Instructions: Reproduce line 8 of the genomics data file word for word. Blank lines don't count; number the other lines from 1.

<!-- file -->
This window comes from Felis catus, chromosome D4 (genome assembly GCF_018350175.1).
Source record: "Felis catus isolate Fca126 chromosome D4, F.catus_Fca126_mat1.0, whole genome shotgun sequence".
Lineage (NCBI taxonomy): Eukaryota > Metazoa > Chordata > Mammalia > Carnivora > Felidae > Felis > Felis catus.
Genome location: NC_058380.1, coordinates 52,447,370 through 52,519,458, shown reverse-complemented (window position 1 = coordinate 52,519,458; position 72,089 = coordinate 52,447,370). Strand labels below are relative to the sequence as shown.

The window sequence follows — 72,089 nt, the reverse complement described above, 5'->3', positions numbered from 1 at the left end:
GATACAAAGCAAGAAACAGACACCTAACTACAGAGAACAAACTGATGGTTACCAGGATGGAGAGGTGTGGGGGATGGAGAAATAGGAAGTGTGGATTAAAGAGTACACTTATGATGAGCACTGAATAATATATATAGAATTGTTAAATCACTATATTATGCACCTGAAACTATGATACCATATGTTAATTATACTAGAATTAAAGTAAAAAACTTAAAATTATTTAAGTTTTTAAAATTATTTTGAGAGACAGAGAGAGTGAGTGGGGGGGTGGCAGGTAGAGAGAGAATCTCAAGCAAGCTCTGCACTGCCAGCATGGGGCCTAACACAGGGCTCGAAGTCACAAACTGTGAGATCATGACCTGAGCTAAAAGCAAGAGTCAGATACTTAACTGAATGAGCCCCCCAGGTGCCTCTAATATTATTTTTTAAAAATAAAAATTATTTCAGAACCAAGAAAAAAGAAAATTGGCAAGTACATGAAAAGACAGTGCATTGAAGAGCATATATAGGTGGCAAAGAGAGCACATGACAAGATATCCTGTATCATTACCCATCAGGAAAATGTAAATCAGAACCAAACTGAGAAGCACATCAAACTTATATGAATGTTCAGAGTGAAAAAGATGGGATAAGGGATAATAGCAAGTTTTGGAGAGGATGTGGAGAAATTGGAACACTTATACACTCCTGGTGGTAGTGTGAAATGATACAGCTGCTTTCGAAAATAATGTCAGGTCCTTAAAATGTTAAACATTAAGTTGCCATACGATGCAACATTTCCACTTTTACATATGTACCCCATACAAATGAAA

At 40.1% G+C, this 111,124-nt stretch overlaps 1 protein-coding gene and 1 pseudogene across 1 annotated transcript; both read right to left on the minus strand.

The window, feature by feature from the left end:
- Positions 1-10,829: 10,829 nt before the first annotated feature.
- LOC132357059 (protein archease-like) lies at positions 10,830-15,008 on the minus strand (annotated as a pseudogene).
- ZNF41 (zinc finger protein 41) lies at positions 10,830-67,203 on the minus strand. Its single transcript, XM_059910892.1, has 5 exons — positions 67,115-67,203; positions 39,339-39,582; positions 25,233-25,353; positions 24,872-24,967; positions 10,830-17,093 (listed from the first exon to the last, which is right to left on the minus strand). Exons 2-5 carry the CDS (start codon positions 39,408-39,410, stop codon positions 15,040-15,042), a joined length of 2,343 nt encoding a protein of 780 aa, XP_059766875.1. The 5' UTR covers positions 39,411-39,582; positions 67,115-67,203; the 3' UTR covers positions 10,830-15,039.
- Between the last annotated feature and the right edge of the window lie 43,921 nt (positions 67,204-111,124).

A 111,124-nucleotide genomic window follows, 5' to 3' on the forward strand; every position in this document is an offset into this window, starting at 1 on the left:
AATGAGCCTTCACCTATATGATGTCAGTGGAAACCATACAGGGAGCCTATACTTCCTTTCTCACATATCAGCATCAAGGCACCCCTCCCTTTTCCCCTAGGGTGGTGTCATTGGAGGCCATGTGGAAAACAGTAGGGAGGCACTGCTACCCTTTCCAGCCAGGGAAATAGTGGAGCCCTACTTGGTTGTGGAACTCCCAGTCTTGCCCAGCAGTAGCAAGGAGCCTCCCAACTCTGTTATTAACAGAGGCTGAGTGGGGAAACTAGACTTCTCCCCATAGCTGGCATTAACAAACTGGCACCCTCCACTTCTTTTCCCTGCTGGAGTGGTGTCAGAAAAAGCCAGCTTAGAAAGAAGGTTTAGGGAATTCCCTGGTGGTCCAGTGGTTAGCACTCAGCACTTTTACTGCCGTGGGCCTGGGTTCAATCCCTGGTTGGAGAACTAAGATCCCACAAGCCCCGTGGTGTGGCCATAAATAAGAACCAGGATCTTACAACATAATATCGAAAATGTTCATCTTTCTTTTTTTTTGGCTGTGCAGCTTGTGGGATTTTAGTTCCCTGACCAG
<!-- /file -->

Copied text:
The window, feature by feature from the left end: